Please Join Us On Our New Sports Then and Now Site

We have redesigned the Sports Then and Now site and moved to a new platform. Please change your browser URL for this site to:

We will be keeping this site updated through July, but beginning in August all content will be on the new site only.


Wednesday, February 11, 2009

When Does History Start?

I know we live in a society (and sports world) where “what have you done for me lately” is the unofficial motto, but since when did the media get the power to ignore nearly 50 years of sports history?

It hasn’t been surprising that since the Pittsburgh Steelers defeated Arizona to win Super Bowl XLIII many people have been quick to proclaim the Steelers as the best team of the Super Bowl era. I get it. They were the first team to win six Super Bowl titles, so they certainly have the right to lay claim to that title.

However, what I haven’t understood is that a number of respected veteran sports reporters have been quick to go a step further and anoint the Steelers as the “greatest franchise in the history of professional football.” What?!

In case you didn’t know (and obviously a number of well revered sports journalists have forgotten), the NFL began in 1920, not in 1967 when the first Super Bowl was played.

And in those first 47 years the Pittsburgh Steelers were nowhere near the league’s best franchise. In fact, from the time the Steelers joined the league in 1933 until the end of the first 50 years of the NFL in 1969, the Steelers could probably be considered the league’s worst team as they posted an overall record of 157-253-18 and never won a championship. But who needs facts when they get in the way of a good sound bite?

As the sports media has shifted almost total focus toward the male 18-35 year-old demographic, anything that happened before these ultra-fans were born seems to have been swept under the rug.

So, is there really such a thing as the “greatest franchise in the history of professional football?” Throughout the 89-year history of the NFL, various teams have dominated seasons or decades, but no team has claimed a championship in more than three consecutive decades. In fact, the Chicago Bears, who rank second all-time with nine NFL Championships, hold the distinction of the most decades with a championship having earned championship rings in five different decades.

Pro Football’s “Titletown” is still in Green Bay as the Packers hold the distinction of having claimed the most championships in a decade, five in the 1960s, and most all-time with 12. And, while those of you in the 18-35 age bracket might have a hard time believing it, 11 of those championships came under the guidance of a quarterback other than Brett Favre.

While championships are an important measure of greatness, consistent winning is also significant. In that category, no team has won a greater percentage of their games than the Miami Dolphins, who have been victorious at a .583 clip since playing their first game in 1966. Of the franchises who have played at least 70 seasons, the Chicago Bears rank first with a .579 winning percentage and the Packers are next at .556. And while the Steelers have won at a .606 clip since 1970, their all-time winning percentage of .516 is tied with the New England Patriots for 17th place in league history.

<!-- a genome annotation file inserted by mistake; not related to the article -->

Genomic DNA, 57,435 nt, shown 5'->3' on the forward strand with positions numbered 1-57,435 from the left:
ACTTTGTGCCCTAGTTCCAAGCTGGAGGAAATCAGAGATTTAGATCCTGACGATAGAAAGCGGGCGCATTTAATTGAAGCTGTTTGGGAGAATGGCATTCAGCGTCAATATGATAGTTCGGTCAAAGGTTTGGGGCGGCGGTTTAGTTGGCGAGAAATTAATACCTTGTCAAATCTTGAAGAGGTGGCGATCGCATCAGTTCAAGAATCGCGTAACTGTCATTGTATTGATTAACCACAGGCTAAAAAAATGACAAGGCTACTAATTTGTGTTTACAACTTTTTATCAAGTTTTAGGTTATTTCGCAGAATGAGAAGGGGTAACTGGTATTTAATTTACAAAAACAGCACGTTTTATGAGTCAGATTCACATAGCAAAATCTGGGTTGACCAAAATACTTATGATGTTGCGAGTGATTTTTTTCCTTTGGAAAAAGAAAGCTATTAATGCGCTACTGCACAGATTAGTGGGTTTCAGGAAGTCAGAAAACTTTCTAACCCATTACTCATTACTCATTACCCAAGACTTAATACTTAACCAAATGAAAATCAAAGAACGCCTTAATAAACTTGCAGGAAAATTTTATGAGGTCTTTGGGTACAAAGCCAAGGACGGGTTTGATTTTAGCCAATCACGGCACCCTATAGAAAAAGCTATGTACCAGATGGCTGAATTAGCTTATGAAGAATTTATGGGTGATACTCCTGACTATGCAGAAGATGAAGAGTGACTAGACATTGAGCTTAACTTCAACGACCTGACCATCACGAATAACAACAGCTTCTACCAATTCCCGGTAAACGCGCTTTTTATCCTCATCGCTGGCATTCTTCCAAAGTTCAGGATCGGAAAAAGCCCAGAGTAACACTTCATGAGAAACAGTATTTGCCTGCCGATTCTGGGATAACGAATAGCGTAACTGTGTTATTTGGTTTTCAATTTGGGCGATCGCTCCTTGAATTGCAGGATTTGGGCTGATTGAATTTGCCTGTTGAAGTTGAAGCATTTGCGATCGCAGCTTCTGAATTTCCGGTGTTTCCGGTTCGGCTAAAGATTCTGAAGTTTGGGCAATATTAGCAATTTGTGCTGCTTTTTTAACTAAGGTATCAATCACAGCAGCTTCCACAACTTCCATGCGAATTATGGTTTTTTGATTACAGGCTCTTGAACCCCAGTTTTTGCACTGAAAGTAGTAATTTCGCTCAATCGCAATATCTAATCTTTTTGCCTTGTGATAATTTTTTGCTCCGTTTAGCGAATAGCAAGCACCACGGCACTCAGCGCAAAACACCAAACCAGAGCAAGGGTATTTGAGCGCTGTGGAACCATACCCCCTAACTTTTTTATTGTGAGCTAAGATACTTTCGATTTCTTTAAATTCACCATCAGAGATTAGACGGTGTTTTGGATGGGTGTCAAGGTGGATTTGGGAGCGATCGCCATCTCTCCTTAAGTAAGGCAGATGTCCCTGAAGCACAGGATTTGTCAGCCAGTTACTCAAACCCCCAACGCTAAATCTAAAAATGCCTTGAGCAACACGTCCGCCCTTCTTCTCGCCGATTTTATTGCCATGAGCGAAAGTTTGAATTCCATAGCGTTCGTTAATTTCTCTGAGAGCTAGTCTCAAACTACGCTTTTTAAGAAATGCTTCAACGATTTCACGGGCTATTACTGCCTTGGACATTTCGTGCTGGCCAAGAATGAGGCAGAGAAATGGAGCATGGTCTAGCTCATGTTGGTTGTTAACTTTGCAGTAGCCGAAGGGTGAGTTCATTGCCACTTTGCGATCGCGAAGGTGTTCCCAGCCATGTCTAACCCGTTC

Now please don’t get the impression that I think for a second the 1933 World Champion Chicago Bears would have a chance if put on the field with the 2008 champion Steelers, or even the 0-16 Detroit Lions. There is no question that the players of today are far superior in size, strength and athletic ability to athletes from 30, 50 or 80 years ago. But that really isn’t the point.

Assessing the history of professional football is about looking at the entire story. No one year or period should be weighed above another just because nearly 100 million people now watch the championship game each year. While the 2008 Steelers certainly worked hard to earn their championship, the Packers of 1929, the Lions of 1957, the Dolphins of 1972 and the 49ers of 1981 all also withstood the best shots of their contemporaries to claim their championships.

I once got a letter from Clarke Hinkle (shown above) a Hall of Fame running back who played 10 years for the Packers and was a member of two championship teams. His note was in response to a letter I sent him asking if he found it ironic that he had once been the all-time leading rusher in NFL history with 3,860 career yards and at that point (mid-1980s) the leading rusher in league history had nearly 10,000 more yards than that.

Hinkle, who was known as a tough-nosed player who didn’t take any gruff, responded by saying that the players of the modern era had it so much easier and if they had to play with the same kind of equipment, play both offense and defense (as was the norm in Hinkle’s era) and endure the same kind of physical play as the players of his era, they wouldn’t last a minute.

Unfortunately, Hinkle passed away in 1988, but if he were still alive today, I guarantee he would chastise the modern sports reporters for dismissing the effort that he and many others put into becoming all-time greats and winning championships.

Just because these legends are now out of sight doesn’t mean that their accomplishments should be out of mind. Pro football has an amazing history and rather than minimizing portions of it, the fans and reporters of today should embrace the past and celebrate all generations of greatness.

No comments:

Post a Comment

Site Meter